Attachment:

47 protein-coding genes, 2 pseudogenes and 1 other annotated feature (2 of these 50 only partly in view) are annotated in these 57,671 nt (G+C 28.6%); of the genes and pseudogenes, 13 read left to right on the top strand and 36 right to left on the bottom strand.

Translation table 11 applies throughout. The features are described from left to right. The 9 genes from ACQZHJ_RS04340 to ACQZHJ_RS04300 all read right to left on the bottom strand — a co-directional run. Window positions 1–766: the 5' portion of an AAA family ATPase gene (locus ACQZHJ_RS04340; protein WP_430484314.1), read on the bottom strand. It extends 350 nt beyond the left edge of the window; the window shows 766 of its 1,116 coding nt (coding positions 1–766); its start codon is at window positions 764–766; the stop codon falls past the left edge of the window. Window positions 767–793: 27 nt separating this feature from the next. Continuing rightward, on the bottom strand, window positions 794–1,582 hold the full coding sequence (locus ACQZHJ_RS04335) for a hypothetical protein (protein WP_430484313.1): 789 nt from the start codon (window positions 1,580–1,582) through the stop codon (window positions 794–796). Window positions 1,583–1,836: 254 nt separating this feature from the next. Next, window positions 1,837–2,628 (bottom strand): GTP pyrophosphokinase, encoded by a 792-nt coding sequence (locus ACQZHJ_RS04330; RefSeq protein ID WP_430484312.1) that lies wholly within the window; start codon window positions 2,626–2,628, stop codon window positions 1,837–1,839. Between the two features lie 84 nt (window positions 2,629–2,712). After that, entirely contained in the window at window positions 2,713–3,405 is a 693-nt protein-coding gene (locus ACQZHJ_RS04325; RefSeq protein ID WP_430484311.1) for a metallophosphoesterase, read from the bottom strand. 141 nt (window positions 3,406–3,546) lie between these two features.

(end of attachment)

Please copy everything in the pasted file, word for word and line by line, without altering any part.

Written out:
47 protein-coding genes, 2 pseudogenes and 1 other annotated feature (2 of these 50 only partly in view) are annotated in these 57,671 nt (G+C 28.6%); of the genes and pseudogenes, 13 read left to right on the top strand and 36 right to left on the bottom strand.

Translation table 11 applies throughout. The features are described from left to right. The 9 genes from ACQZHJ_RS04340 to ACQZHJ_RS04300 all read right to left on the bottom strand — a co-directional run. Window positions 1–766: the 5' portion of an AAA family ATPase gene (locus ACQZHJ_RS04340; protein WP_430484314.1), read on the bottom strand. It extends 350 nt beyond the left edge of the window; the window shows 766 of its 1,116 coding nt (coding positions 1–766); its start codon is at window positions 764–766; the stop codon falls past the left edge of the window. Window positions 767–793: 27 nt separating this feature from the next. Continuing rightward, on the bottom strand, window positions 794–1,582 hold the full coding sequence (locus ACQZHJ_RS04335) for a hypothetical protein (protein WP_430484313.1): 789 nt from the start codon (window positions 1,580–1,582) through the stop codon (window positions 794–796). Window positions 1,583–1,836: 254 nt separating this feature from the next. Next, window positions 1,837–2,628 (bottom strand): GTP pyrophosphokinase, encoded by a 792-nt coding sequence (locus ACQZHJ_RS04330; RefSeq protein ID WP_430484312.1) that lies wholly within the window; start codon window positions 2,626–2,628, stop codon window positions 1,837–1,839. Between the two features lie 84 nt (window positions 2,629–2,712). After that, entirely contained in the window at window positions 2,713–3,405 is a 693-nt protein-coding gene (locus ACQZHJ_RS04325; RefSeq protein ID WP_430484311.1) for a metallophosphoesterase, read from the bottom strand. 141 nt (window positions 3,406–3,546) lie between these two features.